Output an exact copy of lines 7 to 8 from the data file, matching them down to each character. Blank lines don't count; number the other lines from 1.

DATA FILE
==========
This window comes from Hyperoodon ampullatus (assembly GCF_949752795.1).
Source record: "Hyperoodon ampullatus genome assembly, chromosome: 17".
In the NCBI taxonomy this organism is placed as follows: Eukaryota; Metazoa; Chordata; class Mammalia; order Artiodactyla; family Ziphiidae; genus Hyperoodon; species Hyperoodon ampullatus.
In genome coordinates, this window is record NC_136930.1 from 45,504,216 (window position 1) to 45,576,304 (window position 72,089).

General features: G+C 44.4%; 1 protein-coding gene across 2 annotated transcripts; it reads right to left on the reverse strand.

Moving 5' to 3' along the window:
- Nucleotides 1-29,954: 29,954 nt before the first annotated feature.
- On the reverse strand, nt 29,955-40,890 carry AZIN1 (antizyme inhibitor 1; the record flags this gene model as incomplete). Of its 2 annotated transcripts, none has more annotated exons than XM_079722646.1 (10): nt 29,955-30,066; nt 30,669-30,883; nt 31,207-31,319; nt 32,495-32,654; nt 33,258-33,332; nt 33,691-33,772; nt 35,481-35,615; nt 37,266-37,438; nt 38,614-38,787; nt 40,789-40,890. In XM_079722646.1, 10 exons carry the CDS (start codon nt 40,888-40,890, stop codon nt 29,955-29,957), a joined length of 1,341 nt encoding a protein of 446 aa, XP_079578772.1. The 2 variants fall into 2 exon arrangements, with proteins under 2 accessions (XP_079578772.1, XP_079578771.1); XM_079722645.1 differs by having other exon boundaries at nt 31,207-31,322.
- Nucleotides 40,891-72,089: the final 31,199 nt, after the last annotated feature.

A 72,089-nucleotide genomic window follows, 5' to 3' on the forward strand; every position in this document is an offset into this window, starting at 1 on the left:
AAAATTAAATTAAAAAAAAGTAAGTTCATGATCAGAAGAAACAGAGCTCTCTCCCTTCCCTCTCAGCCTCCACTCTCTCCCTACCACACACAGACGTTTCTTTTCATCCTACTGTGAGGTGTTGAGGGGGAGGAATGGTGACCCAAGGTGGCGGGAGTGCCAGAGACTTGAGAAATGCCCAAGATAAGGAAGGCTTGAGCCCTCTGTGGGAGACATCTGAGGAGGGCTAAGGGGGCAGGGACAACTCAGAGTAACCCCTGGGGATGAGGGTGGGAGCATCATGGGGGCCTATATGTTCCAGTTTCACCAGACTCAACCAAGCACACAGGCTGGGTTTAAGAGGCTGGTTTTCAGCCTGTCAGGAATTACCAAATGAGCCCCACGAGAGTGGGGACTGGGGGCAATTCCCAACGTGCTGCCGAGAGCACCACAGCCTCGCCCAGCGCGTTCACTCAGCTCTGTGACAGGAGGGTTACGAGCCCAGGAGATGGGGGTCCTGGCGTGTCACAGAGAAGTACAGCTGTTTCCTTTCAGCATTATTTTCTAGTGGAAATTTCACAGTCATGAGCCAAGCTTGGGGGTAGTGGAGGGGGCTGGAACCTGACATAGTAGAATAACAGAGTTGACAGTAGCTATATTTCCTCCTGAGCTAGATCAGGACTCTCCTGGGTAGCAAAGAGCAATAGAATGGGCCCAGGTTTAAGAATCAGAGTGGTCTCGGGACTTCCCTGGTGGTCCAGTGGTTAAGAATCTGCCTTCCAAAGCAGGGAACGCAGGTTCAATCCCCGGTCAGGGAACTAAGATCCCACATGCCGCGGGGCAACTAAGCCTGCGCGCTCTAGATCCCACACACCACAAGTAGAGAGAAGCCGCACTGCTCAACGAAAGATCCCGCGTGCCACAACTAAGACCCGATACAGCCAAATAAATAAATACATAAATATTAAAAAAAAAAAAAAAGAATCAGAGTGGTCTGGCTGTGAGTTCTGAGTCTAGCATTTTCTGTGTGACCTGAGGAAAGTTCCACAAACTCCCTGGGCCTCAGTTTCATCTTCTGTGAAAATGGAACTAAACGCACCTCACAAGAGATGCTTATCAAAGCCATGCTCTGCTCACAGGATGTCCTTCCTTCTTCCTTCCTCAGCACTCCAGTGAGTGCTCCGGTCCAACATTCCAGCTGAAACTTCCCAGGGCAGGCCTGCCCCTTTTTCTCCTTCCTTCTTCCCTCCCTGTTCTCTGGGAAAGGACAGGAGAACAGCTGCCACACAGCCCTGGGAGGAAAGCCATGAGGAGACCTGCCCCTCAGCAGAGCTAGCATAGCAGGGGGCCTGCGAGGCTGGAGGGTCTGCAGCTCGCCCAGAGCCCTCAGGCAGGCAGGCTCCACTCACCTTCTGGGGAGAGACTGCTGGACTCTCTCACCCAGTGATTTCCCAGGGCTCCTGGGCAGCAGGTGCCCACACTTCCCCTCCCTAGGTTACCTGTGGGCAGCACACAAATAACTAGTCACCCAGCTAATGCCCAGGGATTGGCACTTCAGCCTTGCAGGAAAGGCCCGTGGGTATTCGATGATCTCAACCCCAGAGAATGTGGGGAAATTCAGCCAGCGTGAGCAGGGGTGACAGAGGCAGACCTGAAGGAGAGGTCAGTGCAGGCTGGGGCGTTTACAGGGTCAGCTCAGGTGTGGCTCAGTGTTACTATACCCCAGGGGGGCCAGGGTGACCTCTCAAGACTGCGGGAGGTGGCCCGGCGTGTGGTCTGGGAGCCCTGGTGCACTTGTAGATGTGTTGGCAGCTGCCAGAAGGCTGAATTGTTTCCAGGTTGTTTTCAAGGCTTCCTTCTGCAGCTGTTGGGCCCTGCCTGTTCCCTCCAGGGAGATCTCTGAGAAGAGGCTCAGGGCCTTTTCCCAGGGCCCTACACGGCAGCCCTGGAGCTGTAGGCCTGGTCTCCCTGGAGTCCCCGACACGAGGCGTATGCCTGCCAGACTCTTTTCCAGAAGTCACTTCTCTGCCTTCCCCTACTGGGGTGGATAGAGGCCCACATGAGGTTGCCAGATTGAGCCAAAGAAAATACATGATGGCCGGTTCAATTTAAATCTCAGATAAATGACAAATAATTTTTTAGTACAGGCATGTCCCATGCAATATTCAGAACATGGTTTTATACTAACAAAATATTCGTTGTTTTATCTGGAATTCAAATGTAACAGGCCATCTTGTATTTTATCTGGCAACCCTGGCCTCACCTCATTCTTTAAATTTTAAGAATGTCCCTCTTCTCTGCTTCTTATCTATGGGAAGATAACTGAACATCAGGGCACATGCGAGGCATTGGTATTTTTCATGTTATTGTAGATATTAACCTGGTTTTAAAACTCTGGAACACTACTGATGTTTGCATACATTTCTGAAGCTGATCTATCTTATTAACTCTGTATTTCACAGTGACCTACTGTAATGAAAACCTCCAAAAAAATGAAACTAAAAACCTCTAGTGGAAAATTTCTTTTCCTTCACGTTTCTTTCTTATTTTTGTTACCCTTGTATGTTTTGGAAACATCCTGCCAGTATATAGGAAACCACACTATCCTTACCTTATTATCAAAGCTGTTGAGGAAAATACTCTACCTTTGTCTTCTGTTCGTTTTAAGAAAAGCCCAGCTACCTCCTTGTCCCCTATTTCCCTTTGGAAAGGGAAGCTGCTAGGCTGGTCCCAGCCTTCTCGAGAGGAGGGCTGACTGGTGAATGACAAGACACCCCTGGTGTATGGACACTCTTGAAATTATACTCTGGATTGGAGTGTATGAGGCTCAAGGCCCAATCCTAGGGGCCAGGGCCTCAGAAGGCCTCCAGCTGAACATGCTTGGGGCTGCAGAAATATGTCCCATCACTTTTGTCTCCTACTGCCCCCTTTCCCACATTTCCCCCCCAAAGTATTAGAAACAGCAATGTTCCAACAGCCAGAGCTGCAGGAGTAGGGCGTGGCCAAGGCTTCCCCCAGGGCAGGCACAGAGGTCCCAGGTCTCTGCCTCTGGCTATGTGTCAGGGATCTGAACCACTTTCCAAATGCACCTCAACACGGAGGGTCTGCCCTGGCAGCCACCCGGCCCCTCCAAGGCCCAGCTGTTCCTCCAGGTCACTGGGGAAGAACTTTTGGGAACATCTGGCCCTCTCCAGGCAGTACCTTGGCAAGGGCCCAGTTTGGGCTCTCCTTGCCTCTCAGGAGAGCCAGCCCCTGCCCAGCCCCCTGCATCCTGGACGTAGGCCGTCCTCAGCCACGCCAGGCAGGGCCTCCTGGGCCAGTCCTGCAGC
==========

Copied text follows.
- Nucleotides 1-29,954: 29,954 nt before the first annotated feature.
- On the reverse strand, nt 29,955-40,890 carry AZIN1 (antizyme inhibitor 1; the record flags this gene model as incomplete). Of its 2 annotated transcripts, none has more annotated exons than XM_079722646.1 (10): nt 29,955-30,066; nt 30,669-30,883; nt 31,207-31,319; nt 32,495-32,654; nt 33,258-33,332; nt 33,691-33,772; nt 35,481-35,615; nt 37,266-37,438; nt 38,614-38,787; nt 40,789-40,890. In XM_079722646.1, 10 exons carry the CDS (start codon nt 40,888-40,890, stop codon nt 29,955-29,957), a joined length of 1,341 nt encoding a protein of 446 aa, XP_079578772.1. The 2 variants fall into 2 exon arrangements, with proteins under 2 accessions (XP_079578772.1, XP_079578771.1); XM_079722645.1 differs by having other exon boundaries at nt 31,207-31,322.